___Solar for a std. hybrid is about as useless as it gets. On the vehicle itself, there isn’t enough power to run the A/C let alone drive around on EV. Tied into the home, a std. hybrids (Prius) pack is only large enough to take about 600kWh from the bottom to the top and a Prius or other hybrids will very rarely allow a fully drained pack when you arrive in the drive. A future PHEV on the other hand is an entirely different story wrt a home based PV system. The price however is prohibitive today :(

    ___Braking in a hybrid uses both. Electrical at first but if you have to really grab the binders; they will all transition to a full hydraulic like a non-hybrid. 99% of the time, you can bring a hybrid down to under 10 mph with full regen (supplying power to the pack) and the < 10 mph to a stop (generalizing depending on which hybrid here), the hydraulics take over. Brakes and their replacement is not a worry with a hybrid.

    ___PHEV’s (Plug-in hybrids) are currently conversions. The hybrids you may be somewhat familiar with today are not capable of that and as mentioned above, with the small packs, there is little reason to add a charger given the way a std. hybrid controls the packs SoC (State of Charge or pack power capacity at any given point in time).

    ___They are called NEV’s or neighborhood electric vehicles. They cost from about $10K on up, do not meet any of the std. safety requirements a car does and are run strictly off the batteries powered from an outlet out of your home. If you have only slow speeds to and from just about anywhere locally, an NEV certainly can work all the while emitting very little in terms of SMOG or GHG’s from the power plant they are supplied from.

    ___Good Luck

  5. some_other_dave

    some_other_dave Well-Known Member

    A point about "regenerative braking" (using the electric motor as a generator to slow the car down)--This process is very inefficient, and typically captures relatively little of the energy that was used to get up to the higher speed. I think the numbers are something like 10%?? So do not count on regen braking to do much for you.

    MCs are a great alternative, but are not feasible for me in my area. There are enough clueless or inattentive drivers around (including, far too often, me!) to make the lack of a metal cage around me worth the extra economy. Sure would be neat if I thought I could, though...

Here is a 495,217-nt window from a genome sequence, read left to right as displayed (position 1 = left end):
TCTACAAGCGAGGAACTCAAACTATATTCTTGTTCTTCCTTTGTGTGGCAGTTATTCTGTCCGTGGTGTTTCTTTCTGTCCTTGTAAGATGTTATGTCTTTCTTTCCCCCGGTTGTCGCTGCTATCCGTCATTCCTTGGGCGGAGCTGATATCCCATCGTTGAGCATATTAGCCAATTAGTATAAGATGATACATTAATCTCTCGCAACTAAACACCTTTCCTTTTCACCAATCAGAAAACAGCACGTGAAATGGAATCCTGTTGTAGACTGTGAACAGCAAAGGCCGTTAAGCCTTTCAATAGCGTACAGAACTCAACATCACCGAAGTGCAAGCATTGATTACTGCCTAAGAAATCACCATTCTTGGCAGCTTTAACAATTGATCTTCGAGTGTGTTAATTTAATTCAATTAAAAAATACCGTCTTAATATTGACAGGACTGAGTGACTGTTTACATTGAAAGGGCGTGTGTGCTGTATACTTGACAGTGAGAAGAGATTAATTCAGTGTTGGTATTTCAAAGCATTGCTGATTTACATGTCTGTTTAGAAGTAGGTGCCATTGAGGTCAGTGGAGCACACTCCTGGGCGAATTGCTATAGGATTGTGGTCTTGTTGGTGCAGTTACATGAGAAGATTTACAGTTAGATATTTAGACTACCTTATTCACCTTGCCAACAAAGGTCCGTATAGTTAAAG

Looks like your other questions have been answered pretty well. I'm a big Honda fan, myself (a double handfull of them in my family over the years; would be more if they didn't last so long! ;) ) so I would consider some form of Civic, probably a hatchback because I like the utility. (My CRX is like a Civic hatch with the rear seat section cut out of the car.)

  6. xcel

    xcel PZEV, there's nothing like it :) Staff Member

    Hi Dave:

    ___Good point about not using regen when you do not have too. When you have to however, the conversion is about 30% and rising with each new generation.

    ___Good Luck

  7. some_other_dave

    some_other_dave Well-Known Member

    Wow, that's cool! I'm glad to hear they're getting more and more out of it.

  8. Ebeo1

    Ebeo1 Member

    I have been keeping my eyes open and there is always new adds like this pooping up in my area I'm sure sooner or later I'll come across the one Im looking for. Would this car have the computer plug in that would bee needed for the SG.

    I have seen a few truck owners here what trucks do people recommend that could get 30mpg? I should get something with some real utility compared to a car for carrying skis and stuff.

    The mercury is just a temporary thing for now I have looked into increasing fe for it but really its cheaper and easier to buy a second smaller car. If there is any one interested I have kept a record on it.

    I am interested in learning more about the NEV’s or neighborhood electric vehicles that were mentioned earlier where would I go (website) to look into them?
    Last edited: Mar 19, 2008
  9. Skwyre7

    Skwyre7 Well-Known Member

    The car you linked to would not have the OBDII port. Those were standard until 1996. If you're looking for a pick-up, any of the small trucks should work. The Ford Ranger is the choice of a few of us on here.